Shopping Spree

May 31, 2005
HONORABLE MENTION: Queens Center, Elmhurst, NY

Today, following a $170-million expansion and modernization, it’s a bright, inviting destination: Before, the Queens Center retail mall in Elmshurst, NY, was dated and standard.

Despite renovations in 1990, including the replacement of an Ohrbach’s department store with JCPenney, the 921,000-square-foot center was showing its age. An archaic design (including insufficient light and antiquated mechanical and life safety/security systems) and the inevitable toll of time diminished both its physical appeal and its operation. However, barring those drawbacks, the Queens Center was - and still is - the only enclosed urban shopping center in the densely populated borough of Queens. That meant a sizeable customer base; retail space was highly desirable, but rarely available.

Renovation of the original space went far beyond a mere facelift. Modernization of the 4-story atrium (including the addition of a 60-foot-diameter octagonal skylight, along with new ceiling fixtures) has resulted in an airy ambience. Reconfiguration of the space permits more fluid pedestrian circulation, while up-to-date finishes create a fresh, timeless look.

Mall expansion encompassed 365,000 square feet of space, providing room for approximately 175 merchants - up from the previous 70. A new 7-story parking structure raises the number of parking spaces by more than 531. On the exterior, the project included EIFS panelized cladding (to replace the existing blue-glazed brick veneer facade), glass-and-aluminum mall entrances, and a decorative 3-story glass curtainwall system with large graphic displays installed above the main entrance. Both inside and out, new and renovated spaces blend so seamlessly that the shopping center - which covers roughly 2 square city blocks - appears and functions as a single coherent structure.

During the course of the project, general contractor Skanska USA Building Inc., Parsippany, NJ, had to face and overcome a series of challenges. Most noteworthy was the need to develop, implement, and coordinate a site logistics plan that would minimize disturbance on mall patrons and the surrounding community. Accordingly, Skanska addressed those concerns through the following steps:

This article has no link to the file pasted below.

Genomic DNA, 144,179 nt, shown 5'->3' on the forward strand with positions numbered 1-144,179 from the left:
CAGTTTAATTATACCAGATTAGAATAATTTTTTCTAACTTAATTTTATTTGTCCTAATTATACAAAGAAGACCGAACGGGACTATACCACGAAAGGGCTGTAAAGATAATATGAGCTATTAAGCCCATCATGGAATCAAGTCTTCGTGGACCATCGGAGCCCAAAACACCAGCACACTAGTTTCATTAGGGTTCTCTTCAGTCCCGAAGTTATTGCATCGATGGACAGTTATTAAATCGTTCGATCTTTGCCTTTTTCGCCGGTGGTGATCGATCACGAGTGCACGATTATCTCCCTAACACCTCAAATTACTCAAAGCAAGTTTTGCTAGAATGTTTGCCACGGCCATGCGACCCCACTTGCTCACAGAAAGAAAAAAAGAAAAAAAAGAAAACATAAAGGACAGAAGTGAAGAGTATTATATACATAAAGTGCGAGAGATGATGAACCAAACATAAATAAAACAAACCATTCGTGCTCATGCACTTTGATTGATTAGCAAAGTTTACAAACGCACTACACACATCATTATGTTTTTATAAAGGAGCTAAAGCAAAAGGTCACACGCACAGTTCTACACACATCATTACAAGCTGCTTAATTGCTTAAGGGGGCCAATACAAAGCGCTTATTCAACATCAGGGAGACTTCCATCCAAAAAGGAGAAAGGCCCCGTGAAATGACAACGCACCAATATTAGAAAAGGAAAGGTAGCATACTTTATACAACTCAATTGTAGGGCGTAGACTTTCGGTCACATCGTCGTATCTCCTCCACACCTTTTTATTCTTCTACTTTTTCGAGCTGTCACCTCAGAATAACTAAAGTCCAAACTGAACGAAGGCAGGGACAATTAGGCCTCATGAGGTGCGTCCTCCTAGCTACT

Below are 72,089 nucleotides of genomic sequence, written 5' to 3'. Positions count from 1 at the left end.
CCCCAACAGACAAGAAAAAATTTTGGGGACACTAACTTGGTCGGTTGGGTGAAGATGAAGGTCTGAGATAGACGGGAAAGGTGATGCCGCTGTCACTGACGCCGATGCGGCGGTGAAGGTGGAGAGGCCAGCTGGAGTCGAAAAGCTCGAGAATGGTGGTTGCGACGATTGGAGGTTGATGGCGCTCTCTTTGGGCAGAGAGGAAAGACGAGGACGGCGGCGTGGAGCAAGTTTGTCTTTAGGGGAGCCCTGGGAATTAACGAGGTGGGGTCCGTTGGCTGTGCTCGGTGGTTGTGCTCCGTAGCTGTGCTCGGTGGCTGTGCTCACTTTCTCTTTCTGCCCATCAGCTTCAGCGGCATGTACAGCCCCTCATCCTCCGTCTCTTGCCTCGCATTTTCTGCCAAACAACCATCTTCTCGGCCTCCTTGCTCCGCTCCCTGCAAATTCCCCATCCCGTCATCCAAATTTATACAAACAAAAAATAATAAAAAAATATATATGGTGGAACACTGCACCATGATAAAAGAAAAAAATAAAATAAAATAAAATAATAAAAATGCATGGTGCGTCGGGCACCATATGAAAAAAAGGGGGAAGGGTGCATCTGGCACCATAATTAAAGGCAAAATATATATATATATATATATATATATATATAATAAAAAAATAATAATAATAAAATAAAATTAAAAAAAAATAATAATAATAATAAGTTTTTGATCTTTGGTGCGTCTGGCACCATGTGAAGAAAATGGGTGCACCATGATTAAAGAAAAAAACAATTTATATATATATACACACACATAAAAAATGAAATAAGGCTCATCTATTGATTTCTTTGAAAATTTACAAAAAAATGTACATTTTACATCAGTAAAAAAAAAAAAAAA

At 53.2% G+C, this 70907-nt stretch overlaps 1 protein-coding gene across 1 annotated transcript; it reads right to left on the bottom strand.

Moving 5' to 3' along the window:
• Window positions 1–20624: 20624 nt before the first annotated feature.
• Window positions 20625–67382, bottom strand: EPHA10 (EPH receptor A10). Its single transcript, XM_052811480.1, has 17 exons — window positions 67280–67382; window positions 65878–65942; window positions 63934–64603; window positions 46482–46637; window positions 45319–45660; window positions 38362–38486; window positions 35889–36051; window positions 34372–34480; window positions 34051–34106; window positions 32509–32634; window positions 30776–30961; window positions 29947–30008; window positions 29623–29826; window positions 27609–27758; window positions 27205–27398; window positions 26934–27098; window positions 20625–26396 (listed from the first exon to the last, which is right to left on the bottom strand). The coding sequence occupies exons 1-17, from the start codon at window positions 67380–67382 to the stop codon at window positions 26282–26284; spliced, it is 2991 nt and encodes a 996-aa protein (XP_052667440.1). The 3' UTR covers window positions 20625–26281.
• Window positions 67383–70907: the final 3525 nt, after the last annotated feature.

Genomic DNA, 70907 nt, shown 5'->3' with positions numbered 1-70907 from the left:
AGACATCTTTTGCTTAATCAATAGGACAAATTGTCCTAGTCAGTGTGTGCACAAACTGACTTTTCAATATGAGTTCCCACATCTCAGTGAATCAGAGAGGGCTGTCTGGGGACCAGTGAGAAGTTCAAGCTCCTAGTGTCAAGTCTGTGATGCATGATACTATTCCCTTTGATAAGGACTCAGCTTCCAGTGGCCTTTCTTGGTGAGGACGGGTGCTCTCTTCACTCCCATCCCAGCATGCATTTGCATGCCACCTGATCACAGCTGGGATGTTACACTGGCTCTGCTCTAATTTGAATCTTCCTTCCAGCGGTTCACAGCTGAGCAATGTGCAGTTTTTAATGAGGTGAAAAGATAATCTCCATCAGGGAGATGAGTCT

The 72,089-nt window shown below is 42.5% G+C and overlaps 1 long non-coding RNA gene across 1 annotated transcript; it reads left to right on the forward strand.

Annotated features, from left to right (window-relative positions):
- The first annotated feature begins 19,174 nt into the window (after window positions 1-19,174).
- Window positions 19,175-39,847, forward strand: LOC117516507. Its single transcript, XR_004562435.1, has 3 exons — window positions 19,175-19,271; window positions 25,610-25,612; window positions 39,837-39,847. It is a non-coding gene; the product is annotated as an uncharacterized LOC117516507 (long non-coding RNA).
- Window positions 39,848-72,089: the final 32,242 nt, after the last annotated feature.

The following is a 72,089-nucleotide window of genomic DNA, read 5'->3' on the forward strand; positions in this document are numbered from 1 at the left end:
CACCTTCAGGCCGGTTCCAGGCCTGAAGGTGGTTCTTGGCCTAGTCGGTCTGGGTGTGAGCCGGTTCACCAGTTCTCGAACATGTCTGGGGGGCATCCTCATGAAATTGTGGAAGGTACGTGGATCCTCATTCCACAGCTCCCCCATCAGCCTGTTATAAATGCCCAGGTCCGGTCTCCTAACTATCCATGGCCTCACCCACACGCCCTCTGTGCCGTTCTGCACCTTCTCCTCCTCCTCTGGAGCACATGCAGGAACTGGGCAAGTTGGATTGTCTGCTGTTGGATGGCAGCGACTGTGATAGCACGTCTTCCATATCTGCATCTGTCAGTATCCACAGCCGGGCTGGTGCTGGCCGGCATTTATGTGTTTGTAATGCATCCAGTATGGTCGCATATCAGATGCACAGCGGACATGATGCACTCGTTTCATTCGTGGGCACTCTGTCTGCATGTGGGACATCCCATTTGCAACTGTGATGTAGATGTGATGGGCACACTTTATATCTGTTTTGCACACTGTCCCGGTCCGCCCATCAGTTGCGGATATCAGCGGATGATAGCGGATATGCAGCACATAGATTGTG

• To reduce the impact on tenants and mitigate noise, dust, and vibrations, virtually the entire second phase was conducted in two shifts, with the more intrusive work done at night (including material deliveries and steel erection for retail and vehicular bridges).
  • To ensure that commerce kept humming, 300-foot-long, 10-foot-high, and 10-foot-wide tunnels were built to act as temporary corridors that allowed the public to pass between older and newer portions of the mall during construction. Fully equipped with air-conditioning and sprinklers, tunnels were relocated as work was completed in one area and started in another.

Linda K. Monroe ([email protected]) is editorial director at Buildings magazine.

The Modernization Team ■ General Contractor (entry submitter): Skanska USA Building Inc. ■ Owner: The Macerich Co. ■ Project Manager: Whiting Turner Contracting Co. ■ Design Architect: Gilligan and Bubnowski Architects ■ Programming and Concept Designer: Communication Arts ■ Products Used ■ Building Controls: Siemens ■ Ceilings: Armstrong ■ Doors/Storefronts: Long Island Fireproof Door; Viracon; Vistawall ■ Elevators/Escalators: Schindler ■ Floorcoverings: Armstrong; Dal-Tile ■ Hardware: Best; Glynn-Johnson; Schlage ■ HVAC: Bell & Gossett; Trane; York ■ Insulation: Dow ■ Lighting: Winona ■ Paint: Benjamin Moore ■ Plumbing: American Standard ■ Roofing: Johns Manville ■ Structural: Hilti; MAPEI ■ Walls/Partitions: U.S. Gypsum ■ Windows/Glass: Viracon

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